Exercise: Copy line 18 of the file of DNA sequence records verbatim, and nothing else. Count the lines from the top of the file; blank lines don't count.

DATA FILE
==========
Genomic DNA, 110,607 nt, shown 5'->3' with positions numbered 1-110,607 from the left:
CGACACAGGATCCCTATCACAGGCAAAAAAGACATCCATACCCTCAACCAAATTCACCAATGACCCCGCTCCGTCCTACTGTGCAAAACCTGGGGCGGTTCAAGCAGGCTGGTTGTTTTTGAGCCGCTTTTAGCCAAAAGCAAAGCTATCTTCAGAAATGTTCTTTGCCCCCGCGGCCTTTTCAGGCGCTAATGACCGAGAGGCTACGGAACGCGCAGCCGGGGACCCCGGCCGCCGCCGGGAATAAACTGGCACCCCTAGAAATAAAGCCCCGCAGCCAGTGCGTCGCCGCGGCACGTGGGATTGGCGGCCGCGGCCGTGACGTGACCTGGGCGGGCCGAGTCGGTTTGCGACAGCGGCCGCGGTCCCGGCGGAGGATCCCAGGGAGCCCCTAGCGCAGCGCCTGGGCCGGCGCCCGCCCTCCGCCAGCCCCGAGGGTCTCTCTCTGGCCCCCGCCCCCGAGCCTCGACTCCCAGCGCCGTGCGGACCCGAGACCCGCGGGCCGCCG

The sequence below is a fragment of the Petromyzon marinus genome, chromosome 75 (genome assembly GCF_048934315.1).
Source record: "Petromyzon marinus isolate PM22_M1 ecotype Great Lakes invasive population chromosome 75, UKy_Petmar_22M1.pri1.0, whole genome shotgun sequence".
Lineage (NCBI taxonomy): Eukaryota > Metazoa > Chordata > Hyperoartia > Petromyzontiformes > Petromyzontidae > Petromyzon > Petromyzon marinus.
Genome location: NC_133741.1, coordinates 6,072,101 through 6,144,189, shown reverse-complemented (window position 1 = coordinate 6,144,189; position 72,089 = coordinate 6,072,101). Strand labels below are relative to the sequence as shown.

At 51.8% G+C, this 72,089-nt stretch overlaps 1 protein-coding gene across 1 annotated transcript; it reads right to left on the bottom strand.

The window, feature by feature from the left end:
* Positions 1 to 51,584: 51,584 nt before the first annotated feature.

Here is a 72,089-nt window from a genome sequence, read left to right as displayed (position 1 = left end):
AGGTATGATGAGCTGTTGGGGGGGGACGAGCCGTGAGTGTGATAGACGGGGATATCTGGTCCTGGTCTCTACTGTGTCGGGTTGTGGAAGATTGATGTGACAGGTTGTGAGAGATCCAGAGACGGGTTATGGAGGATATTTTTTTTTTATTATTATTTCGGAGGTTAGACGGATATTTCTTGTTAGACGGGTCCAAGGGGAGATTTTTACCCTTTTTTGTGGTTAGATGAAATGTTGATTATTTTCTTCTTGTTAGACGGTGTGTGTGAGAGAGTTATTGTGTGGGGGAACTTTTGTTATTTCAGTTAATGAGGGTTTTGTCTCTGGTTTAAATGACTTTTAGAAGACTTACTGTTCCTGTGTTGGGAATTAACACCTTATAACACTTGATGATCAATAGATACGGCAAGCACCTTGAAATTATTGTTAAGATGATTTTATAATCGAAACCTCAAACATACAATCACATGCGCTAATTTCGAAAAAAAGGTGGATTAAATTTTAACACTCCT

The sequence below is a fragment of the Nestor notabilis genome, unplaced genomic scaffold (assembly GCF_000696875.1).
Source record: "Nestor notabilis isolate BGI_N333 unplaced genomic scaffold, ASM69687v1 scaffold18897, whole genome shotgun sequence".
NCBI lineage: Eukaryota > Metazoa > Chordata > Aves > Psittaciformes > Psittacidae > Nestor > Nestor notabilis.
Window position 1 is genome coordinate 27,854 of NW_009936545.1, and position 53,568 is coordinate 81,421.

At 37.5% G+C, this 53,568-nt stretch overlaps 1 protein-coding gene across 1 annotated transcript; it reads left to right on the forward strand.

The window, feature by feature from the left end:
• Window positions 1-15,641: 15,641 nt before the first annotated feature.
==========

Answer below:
• Window positions 1-15,641: 15,641 nt before the first annotated feature.